Fears of Pollution as Fish Dead in Richmond and Northallerton Rivers

North Yorkshire fishermen area have reported a ‘fish kill’ event in their rivers – which could have a devastating impact on the area’s ecosystem for decades to come.

A die-off has been reported along around seven miles of waterway in Ravensworth, Gilling West and Skeeby, and is thought to be the result of water pollution flowing into the stream from near the A66.

A fish kill, or fish die-off, is the most severe mortality event associated with water pollution – where fish and other aquatic wildlife suffocate due to a lack of oxygen in the water.

The fish kill will be a “massive financial hit” for businesses operate that from the impacted rivers, as well as the communities that surround them.

Olly Shepherd, the owner of Fly Fishing Yorkshire, received a call at 8 am on Thursday (April 13), telling him that Skeeby Beck, which he has fishing rights to, had been hit by a fish kill.

Skeeby Beck, a small river flowing through Gilling West and Skeeby, near to Richmond “ran black for hours on end” and was filled with dead wild fish.  

Olly said: “This fish kill is the highest category of pollution – in my eyes, it is a national disaster. Despite what people think, this won’t be flushed out by heavy rainfall.

“The whole ecosystem is going to be impacted for a long time to come, and it will take years, if not decades to get the river back to where it was.”

The Environment Agency confirmed that they have attended site of a pollution to a watercourse, near Richmond. They said that “officers are on site assessing ecological impacts.”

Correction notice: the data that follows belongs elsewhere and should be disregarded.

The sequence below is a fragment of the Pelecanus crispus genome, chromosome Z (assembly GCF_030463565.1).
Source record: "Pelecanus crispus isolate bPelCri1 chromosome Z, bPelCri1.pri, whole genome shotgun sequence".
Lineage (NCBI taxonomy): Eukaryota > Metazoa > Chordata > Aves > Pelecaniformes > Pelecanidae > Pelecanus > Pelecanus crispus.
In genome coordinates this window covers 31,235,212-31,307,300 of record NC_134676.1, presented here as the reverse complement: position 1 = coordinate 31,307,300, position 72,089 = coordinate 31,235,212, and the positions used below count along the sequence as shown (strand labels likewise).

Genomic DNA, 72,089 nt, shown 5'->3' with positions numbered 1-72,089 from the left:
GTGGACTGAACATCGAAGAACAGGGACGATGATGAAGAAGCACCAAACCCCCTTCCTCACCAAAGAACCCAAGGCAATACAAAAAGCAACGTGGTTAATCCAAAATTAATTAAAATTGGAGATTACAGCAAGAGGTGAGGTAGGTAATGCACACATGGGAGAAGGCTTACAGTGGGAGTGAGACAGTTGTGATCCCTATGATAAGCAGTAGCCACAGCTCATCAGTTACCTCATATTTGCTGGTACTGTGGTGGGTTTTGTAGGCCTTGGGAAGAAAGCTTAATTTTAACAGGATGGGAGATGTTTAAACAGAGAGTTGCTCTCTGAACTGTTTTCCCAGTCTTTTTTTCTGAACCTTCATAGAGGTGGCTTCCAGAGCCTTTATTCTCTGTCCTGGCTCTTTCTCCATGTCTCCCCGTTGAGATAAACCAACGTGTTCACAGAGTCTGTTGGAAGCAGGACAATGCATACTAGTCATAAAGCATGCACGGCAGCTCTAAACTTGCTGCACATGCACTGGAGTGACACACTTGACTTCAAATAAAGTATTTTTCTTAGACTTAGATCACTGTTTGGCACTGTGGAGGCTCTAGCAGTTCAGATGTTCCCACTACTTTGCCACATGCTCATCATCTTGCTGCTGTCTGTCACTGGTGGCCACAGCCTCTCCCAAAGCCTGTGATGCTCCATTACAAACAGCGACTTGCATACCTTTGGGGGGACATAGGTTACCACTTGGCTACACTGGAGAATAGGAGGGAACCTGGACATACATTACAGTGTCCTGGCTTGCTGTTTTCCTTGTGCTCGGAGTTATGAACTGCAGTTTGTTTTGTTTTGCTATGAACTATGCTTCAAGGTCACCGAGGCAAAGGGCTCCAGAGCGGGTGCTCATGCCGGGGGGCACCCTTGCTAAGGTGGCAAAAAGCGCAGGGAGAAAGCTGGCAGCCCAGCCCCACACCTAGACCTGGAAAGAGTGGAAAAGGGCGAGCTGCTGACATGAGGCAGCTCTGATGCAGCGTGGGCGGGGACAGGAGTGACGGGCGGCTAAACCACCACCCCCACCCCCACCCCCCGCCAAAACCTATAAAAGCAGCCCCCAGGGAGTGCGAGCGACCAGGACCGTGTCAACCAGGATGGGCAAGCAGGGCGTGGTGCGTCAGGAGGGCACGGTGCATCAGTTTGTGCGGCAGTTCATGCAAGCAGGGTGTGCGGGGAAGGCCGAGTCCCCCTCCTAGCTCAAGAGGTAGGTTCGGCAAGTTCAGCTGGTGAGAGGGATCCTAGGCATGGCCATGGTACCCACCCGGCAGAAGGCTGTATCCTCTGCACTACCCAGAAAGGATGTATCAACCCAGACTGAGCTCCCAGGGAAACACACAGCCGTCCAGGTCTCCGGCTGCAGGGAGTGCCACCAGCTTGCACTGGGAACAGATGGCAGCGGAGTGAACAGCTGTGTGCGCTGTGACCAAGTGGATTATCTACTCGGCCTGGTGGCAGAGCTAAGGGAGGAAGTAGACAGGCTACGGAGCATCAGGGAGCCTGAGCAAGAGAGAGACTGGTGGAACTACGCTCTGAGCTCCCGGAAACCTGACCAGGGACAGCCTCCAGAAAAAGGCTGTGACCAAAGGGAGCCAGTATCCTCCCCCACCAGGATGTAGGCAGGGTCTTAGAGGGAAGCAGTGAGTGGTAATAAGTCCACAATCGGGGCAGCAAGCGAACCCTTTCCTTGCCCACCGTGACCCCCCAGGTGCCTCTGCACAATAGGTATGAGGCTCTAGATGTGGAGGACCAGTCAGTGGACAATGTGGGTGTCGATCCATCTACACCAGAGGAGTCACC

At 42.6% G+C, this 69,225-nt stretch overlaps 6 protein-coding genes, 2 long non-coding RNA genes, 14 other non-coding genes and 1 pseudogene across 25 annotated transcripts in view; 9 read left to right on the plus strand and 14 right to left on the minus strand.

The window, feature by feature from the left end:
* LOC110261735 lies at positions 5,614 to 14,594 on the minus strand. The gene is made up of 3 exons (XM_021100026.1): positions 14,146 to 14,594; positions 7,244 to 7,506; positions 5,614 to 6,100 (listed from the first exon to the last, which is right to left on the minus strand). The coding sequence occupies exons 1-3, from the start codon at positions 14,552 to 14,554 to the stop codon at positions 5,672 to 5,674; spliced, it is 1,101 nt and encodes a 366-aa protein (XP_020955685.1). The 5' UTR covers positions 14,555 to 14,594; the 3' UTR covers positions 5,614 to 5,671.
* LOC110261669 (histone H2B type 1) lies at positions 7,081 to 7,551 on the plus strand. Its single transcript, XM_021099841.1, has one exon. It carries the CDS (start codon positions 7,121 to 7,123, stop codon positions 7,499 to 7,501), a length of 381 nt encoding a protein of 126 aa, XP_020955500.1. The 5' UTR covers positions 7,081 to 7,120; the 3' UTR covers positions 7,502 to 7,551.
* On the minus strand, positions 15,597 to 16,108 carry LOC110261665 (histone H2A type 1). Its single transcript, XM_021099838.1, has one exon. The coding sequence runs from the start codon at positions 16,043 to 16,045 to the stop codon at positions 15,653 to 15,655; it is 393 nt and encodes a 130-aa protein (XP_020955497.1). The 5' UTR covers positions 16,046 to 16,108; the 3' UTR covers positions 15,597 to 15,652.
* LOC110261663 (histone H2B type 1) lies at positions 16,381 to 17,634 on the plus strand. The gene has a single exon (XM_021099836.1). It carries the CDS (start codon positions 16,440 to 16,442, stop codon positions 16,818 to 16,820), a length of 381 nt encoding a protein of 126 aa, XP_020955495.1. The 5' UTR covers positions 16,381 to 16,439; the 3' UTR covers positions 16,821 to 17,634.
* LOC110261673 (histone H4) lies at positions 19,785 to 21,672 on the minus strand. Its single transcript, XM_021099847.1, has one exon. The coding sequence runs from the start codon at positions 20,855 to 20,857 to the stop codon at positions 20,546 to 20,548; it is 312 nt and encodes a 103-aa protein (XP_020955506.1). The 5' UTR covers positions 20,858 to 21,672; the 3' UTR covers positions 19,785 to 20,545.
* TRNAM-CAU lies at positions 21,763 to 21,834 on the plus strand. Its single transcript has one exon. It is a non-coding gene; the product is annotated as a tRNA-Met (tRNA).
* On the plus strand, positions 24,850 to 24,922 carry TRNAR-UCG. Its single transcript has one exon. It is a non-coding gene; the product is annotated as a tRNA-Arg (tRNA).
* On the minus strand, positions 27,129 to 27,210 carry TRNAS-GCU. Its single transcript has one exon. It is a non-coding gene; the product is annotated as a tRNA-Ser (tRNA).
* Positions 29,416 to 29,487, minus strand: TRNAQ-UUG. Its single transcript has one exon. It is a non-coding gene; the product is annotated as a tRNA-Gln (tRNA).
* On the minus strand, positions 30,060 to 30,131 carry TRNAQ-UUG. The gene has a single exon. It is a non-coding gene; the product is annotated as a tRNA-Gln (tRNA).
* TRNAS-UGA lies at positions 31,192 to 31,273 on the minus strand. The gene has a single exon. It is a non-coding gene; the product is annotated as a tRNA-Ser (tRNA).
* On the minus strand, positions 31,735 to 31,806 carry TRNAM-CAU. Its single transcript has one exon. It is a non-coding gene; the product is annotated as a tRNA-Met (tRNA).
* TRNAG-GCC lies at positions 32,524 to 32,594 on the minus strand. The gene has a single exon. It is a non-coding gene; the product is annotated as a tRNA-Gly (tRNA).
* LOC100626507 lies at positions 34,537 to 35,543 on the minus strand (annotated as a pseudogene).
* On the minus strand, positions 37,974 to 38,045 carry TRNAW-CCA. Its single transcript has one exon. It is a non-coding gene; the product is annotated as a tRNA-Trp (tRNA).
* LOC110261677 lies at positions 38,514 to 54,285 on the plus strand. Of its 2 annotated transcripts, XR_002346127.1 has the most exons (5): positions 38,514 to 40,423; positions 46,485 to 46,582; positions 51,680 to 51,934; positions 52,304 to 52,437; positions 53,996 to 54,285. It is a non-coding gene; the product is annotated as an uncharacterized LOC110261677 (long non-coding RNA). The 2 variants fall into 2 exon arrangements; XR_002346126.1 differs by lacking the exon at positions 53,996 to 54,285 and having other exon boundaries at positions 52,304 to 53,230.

It is understood that Holme Beck, Billing Beck and Skeeby Beck have all been affected, with pollution flowing through to the Swale, although the impact that this could have is unknown.

Ben Lam, from the Tees River Trust, said: “This is a sad day and complete travesty for our beck.  It comes at a time when juvenile trout and salmon are emerging from gravels, almost all coarse fish are spawning, when the first hatches of fly that feed the fish have started, when breeding pairs of kingfisher and dipper are feeding new hatchlings and otter their new cubs.

“This cannot and must not be allowed to simply be shrugged off as ‘one of those things’ and I am happy to work with others on following this up.”

Others have also waded into the discussion to decry the harm that this pollution could wreak on the North Yorkshire river system.

Fisherwoman Marina Gibson said: “This should not be happening full stop. And if it does (which is way too often) then the perpetrator should be held accountable – no excuses, no coverups. A huge part of my friend’s livelihood is gone after years of nurturing. The river is dead.

Feargal Sharkey also weighed in, quipping “what the hell is going on in Yorkshire at the minute – first Costa Beck polluted, now Skeeby Beck.”

Olly added: “Personally, I have been investing into the river for years – countless hours, so much money – but it is not just me, there are many others that have put in a huge effort to improving the watercourse.

“I was taking good steps forward to improve the river, and we have instantly taken 100 steps back.

“The action that the Environment Agency takes has to be of the highest order for this issue.”

Source: thenorthernecho


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